The UK’s Information Commissioner’s Office (ICO) is, once again, rattling its stick at Google, demanding that it delete the Street View car data that it’s already told the company to delete – twice.
The ICO first told Google to trash the WiSpy data back in November 2010.
As you may recall, leading up to the Street View privacy scandal, Google had figured that any available wireless networks would be helpful tools for mobile devices to triangulate their positions, so it rigged its Street View cars to sniff the WiFi environments they drove through and to map out any networks they found.
Google got in trouble when it became clear that its data slurping included the capture and storage of data packets from any unprotected wireless network, turning Google’s geolocation database into a privacy and security swamp full of passwords, usernames and private email.
OK, fine. Google deleted the data. Gone.
Except, well, not exactly all of it.
In July 2012, Google admitted that it had stumbled on yet more scraps of data collected by its Street View cars – data on additional disks that hadn’t been accessed nor entered the public domain, Google promised.
Apparently, 2 years, 7 months isn’t long enough to destroy all the data, so the ICO on Friday put out a statement saying it had served Google with an enforcement notice to delete it within 35 days or else get into hot water on criminal charges.
Stephen Eckersley, ICO Head of Enforcement, said:
“Today’s enforcement notice strengthens the action already taken by our office, placing a legal requirement on Google to delete the remaining payload data identified last year within the next 35 days and immediately inform the ICO if any further disks are found. Failure to abide by the notice will be considered as contempt of court, which is a criminal offence.”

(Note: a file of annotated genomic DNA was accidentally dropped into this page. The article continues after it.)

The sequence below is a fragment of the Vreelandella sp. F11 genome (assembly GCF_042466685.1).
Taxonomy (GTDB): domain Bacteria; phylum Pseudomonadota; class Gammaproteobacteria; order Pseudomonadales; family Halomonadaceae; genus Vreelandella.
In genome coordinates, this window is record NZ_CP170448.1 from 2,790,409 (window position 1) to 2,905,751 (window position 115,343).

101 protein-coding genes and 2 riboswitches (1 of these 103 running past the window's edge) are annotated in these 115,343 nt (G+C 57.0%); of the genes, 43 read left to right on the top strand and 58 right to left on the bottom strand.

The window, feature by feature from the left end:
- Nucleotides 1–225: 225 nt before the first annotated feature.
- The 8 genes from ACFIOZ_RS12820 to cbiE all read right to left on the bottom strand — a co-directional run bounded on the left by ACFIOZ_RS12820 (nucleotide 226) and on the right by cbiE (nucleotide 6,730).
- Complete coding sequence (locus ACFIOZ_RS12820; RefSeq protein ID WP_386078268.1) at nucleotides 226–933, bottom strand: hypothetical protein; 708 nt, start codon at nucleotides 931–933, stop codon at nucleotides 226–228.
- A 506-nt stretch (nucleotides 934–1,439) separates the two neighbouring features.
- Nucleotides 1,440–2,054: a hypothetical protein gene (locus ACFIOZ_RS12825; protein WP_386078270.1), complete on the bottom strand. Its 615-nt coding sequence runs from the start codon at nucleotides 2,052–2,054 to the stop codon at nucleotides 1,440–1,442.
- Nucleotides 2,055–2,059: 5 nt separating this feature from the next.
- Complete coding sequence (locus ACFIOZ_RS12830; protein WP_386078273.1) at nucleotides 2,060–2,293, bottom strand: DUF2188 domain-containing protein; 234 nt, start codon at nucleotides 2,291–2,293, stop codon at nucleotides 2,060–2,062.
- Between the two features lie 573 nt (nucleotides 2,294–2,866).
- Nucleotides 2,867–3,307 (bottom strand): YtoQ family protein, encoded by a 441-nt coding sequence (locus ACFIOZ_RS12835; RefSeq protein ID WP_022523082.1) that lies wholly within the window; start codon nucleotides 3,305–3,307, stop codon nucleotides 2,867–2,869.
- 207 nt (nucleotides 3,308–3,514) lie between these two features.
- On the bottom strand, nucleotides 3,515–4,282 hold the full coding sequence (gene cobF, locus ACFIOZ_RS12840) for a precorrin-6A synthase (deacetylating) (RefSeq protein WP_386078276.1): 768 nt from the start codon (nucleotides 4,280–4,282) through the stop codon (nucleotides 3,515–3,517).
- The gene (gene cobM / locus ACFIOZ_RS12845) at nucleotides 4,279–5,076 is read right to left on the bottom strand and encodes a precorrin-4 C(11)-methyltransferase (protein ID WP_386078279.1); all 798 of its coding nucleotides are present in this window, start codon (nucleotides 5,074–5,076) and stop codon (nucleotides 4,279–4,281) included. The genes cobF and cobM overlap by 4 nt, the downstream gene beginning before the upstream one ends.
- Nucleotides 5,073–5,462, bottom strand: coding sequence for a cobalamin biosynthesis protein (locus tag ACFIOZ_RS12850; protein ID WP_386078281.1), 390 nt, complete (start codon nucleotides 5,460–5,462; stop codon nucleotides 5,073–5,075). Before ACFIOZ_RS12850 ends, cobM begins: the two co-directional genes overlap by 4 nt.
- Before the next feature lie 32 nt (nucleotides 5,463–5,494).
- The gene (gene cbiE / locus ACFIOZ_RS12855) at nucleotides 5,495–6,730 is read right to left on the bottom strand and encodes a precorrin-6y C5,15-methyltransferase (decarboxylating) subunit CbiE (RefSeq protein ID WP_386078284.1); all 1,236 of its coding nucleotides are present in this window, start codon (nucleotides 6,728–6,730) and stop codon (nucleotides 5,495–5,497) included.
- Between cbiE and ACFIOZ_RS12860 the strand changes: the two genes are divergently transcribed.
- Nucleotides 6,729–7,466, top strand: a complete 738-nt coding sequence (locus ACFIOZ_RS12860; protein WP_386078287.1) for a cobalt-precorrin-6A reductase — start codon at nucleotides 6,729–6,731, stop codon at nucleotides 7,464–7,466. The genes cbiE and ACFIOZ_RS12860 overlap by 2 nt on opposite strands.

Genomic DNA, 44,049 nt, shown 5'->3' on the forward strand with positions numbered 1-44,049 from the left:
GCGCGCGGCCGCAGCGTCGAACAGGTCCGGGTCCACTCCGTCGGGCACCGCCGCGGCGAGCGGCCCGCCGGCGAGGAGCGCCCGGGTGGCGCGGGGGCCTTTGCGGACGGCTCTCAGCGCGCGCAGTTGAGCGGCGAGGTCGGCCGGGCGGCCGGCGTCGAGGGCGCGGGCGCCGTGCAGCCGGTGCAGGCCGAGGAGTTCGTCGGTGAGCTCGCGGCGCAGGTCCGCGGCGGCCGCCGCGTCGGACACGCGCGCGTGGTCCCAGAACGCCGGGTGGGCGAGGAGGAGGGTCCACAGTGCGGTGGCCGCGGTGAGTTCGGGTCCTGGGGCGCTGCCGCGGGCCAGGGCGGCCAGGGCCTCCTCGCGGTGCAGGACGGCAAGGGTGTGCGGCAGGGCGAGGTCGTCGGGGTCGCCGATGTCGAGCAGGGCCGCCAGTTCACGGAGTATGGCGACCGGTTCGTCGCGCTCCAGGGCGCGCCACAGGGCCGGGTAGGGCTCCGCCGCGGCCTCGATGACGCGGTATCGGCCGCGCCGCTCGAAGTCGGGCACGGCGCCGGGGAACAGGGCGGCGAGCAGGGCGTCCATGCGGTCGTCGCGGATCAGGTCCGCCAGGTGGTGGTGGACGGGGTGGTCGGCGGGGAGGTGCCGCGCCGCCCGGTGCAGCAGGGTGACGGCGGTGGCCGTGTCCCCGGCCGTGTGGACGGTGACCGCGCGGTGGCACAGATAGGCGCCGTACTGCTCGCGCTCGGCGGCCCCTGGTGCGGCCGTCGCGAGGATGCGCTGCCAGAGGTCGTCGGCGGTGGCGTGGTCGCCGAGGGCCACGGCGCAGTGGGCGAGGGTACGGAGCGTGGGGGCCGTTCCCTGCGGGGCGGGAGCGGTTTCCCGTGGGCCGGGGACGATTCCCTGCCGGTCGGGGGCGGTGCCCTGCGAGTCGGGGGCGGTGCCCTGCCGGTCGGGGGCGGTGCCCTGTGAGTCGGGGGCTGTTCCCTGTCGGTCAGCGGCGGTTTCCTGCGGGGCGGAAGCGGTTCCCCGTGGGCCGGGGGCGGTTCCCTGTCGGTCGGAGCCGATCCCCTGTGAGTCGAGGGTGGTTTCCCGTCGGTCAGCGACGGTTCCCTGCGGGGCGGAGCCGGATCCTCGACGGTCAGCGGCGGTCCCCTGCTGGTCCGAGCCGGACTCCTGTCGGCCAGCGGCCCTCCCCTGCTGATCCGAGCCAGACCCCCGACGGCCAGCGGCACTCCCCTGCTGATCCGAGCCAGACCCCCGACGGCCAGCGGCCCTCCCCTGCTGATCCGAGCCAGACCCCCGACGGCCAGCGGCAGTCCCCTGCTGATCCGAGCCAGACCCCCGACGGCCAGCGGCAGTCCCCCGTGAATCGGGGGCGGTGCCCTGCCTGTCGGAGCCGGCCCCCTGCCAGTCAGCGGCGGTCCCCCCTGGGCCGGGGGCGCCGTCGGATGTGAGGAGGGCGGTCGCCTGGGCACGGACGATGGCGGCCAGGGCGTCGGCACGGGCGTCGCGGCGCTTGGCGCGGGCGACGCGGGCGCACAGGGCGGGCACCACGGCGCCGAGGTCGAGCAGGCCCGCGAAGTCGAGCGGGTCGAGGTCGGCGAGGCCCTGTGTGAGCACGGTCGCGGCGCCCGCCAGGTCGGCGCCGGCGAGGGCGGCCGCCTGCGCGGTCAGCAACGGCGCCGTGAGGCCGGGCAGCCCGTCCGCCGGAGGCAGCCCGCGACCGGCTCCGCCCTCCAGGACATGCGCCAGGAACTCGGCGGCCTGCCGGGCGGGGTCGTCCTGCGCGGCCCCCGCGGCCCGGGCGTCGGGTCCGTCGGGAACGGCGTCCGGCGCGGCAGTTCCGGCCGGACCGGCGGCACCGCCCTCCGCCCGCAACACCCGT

The ICO’s decision comes as a result of reopening its investigation into Google Street View in April 2012 after the US Federal Communications Commission (FCC) published a report raising concerns around the actions of the engineer who developed the software previously used by the cars and his managers.
In fact, the FCC found that the Google engineer responsible for Street View network data told colleagues as long ago as 2007 that the code was collecting private data that included emails, text messages, browsing histories and passwords.
The FCC wound up filing a Notice of Apparent Liability for Forfeiture against Google, fining the internet giant $25,000.
Another US investigation – this time a multi-state affair – resulted in Google being fined $7 million this past March. This time, Google confessed to steamrolling users’ privacy.
In spite of the fines and the evidence that Google apparently knew about the data collection for years, the ICO’s investigation found insufficient evidence to show that Google intended, on a corporate level, to collect personal data.
Still, this time around, the ICO has warned Google, it will take “a keen interest” in its operations and “will not hesitate to take action if further serious compliance issues come to its attention.”
What do you think – does the ICO actually mean it this time? Or will I be rewriting this story for the spring 2014 edition of Naked Security?